Proponents of cap-and-trade hope the system will drive innovations, with new companies popping up to provide emissions-curbing breakthroughs. In late January, the Sacramento-based firm Clean Tech Advocates launched to do just that. It works to help clean tech developers get state funding, generated from the carbon credit auctions, for their projects, and its consultants help companies reduce emissions. Founder Patrick Leathers says that, over time, the auctions will bring in "billions of dollars," which will boost the state's clean tech industry and result in carbon-cutting solutions for companies dealing with cap-and-trade. Environmentalists -- and businesses -- are hoping he's right.

High Country News Classifieds
  • YELLOWSTONE TREASURES: THE TRAVELER'S COMPANION TO THE NATIONAL PARK
    Dreaming of a trip to Yellowstone Park? This book makes you the tour guide for your group! Janet Chapple shares plenty of history anecdotes and...
  • OLIVERBRANCH CONSULTING
    Non-Profit Management Professional specializing in Transitional Leadership, Strategic Collaborations, Communications and Grant Management/Writing.
  • SAGE GROUSE CCAA COORDINATOR
    The Powder Basin Watershed Council, headquartered in Baker City, Oregon, seeks a full-time Sage Grouse CCAA Coordinator. This position is part of a collaborative effort...
  • MARKETING COMMUNICATIONS MANAGER
    High Country News, an award-winning media organization covering the communities and environment of the Western United States, seeks a Marketing Communications Manager to join our...
  • EXECUTIVE DIRECTOR - OKANOGAN LAND TRUST
    Executive Director, Okanogan Land Trust Position Announcement Do you enjoy rural living, wild places, family farms, challenging politics, and big conservation opportunities? Do you have...
  • GREAT VIEWS, SMALL FOOTPRINT
    Close to town but with a secluded feel, this eco-friendly home includes solar panels, a graywater reuse system, tankless hot water, solar tubes, and rainwater...
  • EXECUTIVE DIRECTOR
    Powder River Basin Resource Council, a progressive non-profit conservation organization based in Sheridan, Wyoming, seeks an Executive Director, preferably with grassroots organizing experience, excellent communication...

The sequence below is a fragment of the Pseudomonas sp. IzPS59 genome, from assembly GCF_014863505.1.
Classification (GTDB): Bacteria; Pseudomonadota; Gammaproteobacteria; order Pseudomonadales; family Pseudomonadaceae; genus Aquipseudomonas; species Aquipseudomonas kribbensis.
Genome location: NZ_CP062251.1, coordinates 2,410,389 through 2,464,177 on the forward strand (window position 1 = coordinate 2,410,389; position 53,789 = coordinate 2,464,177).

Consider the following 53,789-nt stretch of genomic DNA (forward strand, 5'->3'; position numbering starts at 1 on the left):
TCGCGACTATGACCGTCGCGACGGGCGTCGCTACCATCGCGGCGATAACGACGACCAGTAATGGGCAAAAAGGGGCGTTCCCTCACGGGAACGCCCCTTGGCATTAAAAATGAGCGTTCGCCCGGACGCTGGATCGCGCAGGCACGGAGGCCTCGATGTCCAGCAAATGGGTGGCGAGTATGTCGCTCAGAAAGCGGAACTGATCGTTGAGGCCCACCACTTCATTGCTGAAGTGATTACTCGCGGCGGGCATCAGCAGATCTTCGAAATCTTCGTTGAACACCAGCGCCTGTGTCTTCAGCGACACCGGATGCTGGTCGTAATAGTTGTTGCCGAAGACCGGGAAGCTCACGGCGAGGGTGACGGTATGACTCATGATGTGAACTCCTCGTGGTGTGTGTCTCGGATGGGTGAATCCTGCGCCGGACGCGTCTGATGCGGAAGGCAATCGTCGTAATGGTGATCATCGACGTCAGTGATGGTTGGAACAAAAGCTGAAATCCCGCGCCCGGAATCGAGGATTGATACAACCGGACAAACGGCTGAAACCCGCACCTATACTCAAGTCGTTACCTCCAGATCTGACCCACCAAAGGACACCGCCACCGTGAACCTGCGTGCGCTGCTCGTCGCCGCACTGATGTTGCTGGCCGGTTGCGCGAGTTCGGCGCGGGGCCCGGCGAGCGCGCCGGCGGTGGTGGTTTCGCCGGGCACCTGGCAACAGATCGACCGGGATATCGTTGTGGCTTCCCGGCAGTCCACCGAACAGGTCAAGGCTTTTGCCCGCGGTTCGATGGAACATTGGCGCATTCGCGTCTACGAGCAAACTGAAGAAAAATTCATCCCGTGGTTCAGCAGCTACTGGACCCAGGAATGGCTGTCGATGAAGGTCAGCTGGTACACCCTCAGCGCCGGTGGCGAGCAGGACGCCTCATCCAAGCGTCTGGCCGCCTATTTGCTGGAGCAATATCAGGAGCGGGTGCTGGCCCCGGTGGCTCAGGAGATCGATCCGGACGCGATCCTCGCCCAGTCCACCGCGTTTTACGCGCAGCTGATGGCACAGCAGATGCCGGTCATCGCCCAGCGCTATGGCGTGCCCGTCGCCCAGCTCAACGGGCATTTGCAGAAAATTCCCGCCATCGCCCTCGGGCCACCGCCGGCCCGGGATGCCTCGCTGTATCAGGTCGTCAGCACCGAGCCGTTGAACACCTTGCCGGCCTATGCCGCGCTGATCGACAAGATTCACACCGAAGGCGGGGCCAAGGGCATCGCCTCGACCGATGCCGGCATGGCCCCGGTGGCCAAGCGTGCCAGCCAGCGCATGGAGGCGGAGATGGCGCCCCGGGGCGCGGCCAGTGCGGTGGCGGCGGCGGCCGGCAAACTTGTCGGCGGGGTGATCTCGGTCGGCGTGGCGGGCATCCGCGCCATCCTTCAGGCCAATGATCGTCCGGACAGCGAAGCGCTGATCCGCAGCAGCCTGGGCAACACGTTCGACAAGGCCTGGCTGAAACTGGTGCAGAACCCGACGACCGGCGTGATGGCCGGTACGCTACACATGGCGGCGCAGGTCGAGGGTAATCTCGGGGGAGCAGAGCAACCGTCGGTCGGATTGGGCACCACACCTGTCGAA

• COMMUNITY ORGANIZER- NORTHERN PLAINS RESOURCE COUNCIL
    Organize with Northern Plains Resource Council to protect Montana's water quality, family farms and ranches, & unique quality of life. Starts $35.5k. Apply now- northernplains.org/careers
  • BEAUTIFUL, AUTHENTIC LIVE YULE LOG CENTERPIECE
    - beautiful 12" yule log made from holly wood, live fragrant firs, rich green and white holly, pinecones and red berries. $78 includes shipping. Our...
  • CRAZY HORSE MEMORIAL DIRECTOR OF PROGRAMS FOR THE INDIAN UNIVERSITY OF NORTH AMERICA
    Crazy Horse Memorial, in the Black Hills of South Dakota, is currently accepting applications and nominations for the Director of Programs for The Indian University...
  • CRAZY HORSE MEMORIAL® MANAGER OF RESIDENCE LIFE FOR THE INDIAN UNIVERSITY OF NORTH AMERICA®
    Crazy Horse Memorial is currently accepting applications for the Manager of Residence Life for The Indian University of North America. This position is responsible for...
  • EXECUTIVE DIRECTOR
    Are you an art lover who dreams of living in the mountains? Is fundraising second nature to you? Do you have experience managing creative people?...
  • EXECUTIVE DIRECTOR
    The Public Lands Foundation, a non-profit organization supporting the multiple-use management of public lands managed by the Bureau of Land Management, seeks an experienced leader...
  • COLD WEATHER CRAFTS
    Unique handmade gifts from the Gunnison Valley. Soy lotion candles, jewelry, art, custom photo mandalas and more. Check out the website and buy Christmas locally...
  • EXECUTIVE DIRECTOR
    North Cascades Institute seeks their next Executive Director to lead the organization, manage $4 million operating budget, and oversee 60 staff. Send resume/cover letter to...
  • EDITOR-IN-CHIEF
    High Country News, an award-winning media organization covering the communities and environment of the Western United States, seeks an Editor-In-Chief to join our senior team...
  • LENDER OWNED FIX & FLIP
    2 houses on 37+ acres. Gated subdivision, Penrose Colorado. $400k. Possible lender financing. Bob Kunkler Brokers Welcome.
  • HISTORIC LODGE AND RESTAURANT - FULLY EQUIPPED
    Built in 1901, The Crazy Mountain Inn has 11 guest rooms in a town-center building on 7 city lots (.58 acres). The inn and restaurant...
  • POLLINATOR OASIS
    Seeking an experienced, hardworking partner to help restore a desert watershed/wetland while also creating a pollinator oasis at the mouth of an upland canyon. Compensation:...
  • ELLIE SAYS IT'S SAFE! A GUIDE DOG'S JOURNEY THROUGH LIFE
    by Don Hagedorn. A story of how lives of the visually impaired are improved through the love and courage of guide dogs. Available on Amazon.